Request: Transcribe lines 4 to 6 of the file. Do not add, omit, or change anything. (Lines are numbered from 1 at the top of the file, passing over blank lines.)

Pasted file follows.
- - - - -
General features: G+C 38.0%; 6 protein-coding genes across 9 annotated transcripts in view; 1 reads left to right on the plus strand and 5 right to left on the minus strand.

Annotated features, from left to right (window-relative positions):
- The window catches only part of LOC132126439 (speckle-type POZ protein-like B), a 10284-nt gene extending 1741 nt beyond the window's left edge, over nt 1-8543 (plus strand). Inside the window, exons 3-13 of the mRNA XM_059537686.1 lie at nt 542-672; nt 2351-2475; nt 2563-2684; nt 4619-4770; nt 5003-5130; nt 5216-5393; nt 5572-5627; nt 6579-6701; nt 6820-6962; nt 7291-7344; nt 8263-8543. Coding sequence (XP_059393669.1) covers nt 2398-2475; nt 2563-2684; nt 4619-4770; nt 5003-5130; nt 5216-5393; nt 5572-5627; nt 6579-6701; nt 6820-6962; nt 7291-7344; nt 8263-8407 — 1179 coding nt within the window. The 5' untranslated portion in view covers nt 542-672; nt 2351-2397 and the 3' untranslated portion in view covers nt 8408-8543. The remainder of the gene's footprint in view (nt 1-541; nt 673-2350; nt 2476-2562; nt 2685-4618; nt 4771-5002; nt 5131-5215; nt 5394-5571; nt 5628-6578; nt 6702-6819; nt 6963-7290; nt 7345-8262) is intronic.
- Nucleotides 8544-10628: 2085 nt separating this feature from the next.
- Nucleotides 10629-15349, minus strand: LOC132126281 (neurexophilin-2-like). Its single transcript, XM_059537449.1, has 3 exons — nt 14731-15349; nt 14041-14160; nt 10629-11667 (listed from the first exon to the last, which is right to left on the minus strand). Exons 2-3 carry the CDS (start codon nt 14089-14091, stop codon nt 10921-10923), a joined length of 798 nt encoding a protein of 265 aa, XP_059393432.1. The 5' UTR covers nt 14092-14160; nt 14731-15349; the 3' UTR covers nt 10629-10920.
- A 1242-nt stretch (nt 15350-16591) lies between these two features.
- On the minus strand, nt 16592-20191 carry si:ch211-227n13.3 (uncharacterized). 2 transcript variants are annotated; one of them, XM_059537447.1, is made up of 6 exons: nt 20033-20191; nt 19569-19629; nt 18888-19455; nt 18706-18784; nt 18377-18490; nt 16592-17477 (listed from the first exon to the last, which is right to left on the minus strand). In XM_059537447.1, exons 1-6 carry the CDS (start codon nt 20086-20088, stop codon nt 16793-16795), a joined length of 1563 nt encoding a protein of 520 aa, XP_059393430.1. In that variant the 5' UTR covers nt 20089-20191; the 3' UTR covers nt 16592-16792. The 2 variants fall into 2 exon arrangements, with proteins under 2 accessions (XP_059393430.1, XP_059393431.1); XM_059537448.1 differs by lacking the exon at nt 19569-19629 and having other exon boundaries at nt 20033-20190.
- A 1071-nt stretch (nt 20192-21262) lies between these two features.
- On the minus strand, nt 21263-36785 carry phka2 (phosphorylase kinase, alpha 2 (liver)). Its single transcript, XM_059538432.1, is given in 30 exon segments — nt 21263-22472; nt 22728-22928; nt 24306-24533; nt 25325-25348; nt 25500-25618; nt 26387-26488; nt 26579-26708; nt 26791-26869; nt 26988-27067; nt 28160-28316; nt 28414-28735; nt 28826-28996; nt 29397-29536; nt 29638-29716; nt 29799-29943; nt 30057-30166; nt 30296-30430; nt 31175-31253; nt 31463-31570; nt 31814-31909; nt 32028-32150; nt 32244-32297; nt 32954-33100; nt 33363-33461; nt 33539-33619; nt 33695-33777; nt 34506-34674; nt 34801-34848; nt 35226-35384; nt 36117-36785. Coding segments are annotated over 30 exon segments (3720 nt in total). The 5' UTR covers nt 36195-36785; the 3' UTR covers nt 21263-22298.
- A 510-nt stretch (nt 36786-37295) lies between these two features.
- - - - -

- Nucleotides 8544-10628: 2085 nt separating this feature from the next.
- Nucleotides 10629-15349, minus strand: LOC132126281 (neurexophilin-2-like). Its single transcript, XM_059537449.1, has 3 exons — nt 14731-15349; nt 14041-14160; nt 10629-11667 (listed from the first exon to the last, which is right to left on the minus strand). Exons 2-3 carry the CDS (start codon nt 14089-14091, stop codon nt 10921-10923), a joined length of 798 nt encoding a protein of 265 aa, XP_059393432.1. The 5' UTR covers nt 14092-14160; nt 14731-15349; the 3' UTR covers nt 10629-10920.
- A 1242-nt stretch (nt 15350-16591) lies between these two features.